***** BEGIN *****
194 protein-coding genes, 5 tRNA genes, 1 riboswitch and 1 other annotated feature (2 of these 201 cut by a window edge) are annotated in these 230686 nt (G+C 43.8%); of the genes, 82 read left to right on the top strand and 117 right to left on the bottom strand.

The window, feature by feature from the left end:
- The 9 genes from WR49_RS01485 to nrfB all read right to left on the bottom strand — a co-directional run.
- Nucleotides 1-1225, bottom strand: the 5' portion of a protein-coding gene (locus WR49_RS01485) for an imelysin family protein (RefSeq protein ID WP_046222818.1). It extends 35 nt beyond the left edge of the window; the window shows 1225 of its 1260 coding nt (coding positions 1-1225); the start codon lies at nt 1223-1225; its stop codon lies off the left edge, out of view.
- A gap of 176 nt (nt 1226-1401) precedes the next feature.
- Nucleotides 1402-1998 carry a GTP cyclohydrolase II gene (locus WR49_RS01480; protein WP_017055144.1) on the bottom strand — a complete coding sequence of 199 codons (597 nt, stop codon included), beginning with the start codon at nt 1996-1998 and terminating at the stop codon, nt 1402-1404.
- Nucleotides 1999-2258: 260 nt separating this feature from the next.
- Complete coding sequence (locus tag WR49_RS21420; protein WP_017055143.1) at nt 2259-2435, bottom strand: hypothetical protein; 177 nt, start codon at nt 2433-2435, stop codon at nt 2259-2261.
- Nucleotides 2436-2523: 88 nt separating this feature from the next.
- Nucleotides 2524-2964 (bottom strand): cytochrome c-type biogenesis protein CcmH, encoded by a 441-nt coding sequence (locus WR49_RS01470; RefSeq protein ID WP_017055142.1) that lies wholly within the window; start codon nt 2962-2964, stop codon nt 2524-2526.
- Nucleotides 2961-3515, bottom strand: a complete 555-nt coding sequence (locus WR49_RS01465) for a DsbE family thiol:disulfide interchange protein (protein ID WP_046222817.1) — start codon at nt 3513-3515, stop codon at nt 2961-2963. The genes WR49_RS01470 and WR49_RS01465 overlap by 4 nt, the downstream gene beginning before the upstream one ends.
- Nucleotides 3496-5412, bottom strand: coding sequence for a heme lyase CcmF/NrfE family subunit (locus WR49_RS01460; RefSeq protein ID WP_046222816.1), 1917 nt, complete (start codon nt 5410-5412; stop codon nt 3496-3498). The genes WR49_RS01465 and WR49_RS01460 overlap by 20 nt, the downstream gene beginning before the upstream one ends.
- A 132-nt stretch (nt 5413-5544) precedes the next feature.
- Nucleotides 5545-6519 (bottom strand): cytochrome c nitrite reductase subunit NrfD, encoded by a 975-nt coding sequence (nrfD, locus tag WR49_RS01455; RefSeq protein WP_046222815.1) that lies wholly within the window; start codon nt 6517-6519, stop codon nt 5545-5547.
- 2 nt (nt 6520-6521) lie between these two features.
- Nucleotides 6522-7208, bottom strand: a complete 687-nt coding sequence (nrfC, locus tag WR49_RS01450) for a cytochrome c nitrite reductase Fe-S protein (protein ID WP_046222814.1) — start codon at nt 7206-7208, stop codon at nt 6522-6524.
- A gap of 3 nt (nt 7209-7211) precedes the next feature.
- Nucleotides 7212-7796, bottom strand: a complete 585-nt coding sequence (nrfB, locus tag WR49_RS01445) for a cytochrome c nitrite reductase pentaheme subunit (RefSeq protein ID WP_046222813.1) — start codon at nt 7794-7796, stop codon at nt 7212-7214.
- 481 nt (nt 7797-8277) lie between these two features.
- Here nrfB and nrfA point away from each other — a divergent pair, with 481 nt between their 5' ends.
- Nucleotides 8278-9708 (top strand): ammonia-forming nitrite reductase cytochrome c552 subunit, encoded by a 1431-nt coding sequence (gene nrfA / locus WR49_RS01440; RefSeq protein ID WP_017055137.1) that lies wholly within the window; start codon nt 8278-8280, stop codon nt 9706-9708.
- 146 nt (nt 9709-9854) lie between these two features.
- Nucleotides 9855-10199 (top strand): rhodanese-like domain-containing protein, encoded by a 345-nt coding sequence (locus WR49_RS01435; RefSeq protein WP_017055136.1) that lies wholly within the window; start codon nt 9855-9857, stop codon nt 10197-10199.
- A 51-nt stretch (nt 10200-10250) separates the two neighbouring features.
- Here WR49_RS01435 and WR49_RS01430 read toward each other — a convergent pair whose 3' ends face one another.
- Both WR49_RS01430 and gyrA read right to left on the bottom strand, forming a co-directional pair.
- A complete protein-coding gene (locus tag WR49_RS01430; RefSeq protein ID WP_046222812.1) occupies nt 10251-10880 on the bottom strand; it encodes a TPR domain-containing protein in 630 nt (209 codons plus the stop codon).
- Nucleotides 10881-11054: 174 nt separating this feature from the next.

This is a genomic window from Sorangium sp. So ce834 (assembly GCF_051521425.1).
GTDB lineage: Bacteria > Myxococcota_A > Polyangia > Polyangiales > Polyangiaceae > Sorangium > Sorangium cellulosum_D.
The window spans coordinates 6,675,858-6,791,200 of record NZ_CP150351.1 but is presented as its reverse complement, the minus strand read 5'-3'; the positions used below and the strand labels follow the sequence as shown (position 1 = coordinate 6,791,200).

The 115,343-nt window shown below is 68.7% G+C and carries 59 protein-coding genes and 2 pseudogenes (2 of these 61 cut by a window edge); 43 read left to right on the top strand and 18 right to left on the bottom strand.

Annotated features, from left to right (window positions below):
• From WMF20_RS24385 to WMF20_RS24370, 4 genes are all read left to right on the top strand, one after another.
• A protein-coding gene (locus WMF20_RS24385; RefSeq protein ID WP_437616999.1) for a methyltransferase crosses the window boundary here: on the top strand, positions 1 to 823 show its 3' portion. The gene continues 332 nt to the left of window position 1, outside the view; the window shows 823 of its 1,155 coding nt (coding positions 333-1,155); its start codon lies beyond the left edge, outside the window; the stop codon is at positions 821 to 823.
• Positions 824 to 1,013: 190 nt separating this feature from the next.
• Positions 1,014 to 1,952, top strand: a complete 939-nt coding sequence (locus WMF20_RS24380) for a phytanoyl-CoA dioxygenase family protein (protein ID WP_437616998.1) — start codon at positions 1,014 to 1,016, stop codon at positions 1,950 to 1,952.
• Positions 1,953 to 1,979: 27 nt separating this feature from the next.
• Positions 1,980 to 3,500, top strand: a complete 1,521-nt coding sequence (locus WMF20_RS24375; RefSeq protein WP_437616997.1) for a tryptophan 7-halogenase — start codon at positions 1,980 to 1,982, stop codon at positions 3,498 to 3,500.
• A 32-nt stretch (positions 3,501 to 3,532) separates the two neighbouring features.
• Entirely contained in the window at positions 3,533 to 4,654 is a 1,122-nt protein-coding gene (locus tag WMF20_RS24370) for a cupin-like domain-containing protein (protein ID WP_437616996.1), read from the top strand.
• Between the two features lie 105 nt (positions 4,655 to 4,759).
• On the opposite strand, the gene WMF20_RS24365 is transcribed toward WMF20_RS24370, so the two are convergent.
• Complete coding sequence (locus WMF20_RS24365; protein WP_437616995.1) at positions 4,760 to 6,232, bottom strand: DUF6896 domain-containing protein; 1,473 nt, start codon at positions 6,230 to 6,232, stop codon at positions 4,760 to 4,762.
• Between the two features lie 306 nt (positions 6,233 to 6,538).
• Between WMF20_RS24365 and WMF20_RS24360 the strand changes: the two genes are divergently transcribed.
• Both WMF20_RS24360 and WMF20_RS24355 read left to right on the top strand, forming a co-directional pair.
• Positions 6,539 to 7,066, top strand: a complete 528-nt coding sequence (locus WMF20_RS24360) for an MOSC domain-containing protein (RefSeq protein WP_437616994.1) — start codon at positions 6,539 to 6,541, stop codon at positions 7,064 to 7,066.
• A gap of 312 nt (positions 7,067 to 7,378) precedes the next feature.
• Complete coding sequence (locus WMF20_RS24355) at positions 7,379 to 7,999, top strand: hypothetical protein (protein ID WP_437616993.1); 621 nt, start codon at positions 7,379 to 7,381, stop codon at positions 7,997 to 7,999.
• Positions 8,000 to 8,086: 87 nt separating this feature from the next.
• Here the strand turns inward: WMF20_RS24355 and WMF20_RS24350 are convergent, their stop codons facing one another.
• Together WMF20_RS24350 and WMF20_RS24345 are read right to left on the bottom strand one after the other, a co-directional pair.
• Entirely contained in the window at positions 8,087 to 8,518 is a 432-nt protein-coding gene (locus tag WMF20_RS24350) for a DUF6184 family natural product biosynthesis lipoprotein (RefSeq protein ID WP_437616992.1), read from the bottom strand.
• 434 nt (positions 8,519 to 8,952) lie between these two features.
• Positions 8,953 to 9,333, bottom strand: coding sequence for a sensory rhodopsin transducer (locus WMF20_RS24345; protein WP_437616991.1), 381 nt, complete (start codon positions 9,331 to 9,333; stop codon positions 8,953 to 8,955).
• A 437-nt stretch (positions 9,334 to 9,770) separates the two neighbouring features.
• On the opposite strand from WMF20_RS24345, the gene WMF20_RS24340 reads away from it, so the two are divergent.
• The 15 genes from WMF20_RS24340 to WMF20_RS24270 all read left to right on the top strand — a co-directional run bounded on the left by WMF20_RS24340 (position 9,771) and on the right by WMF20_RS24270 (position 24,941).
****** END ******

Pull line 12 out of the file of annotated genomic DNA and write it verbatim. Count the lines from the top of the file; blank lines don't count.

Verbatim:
- Nucleotides 3496-5412, bottom strand: coding sequence for a heme lyase CcmF/NrfE family subunit (locus WR49_RS01460; RefSeq protein ID WP_046222816.1), 1917 nt, complete (start codon nt 5410-5412; stop codon nt 3496-3498). The genes WR49_RS01465 and WR49_RS01460 overlap by 20 nt, the downstream gene beginning before the upstream one ends.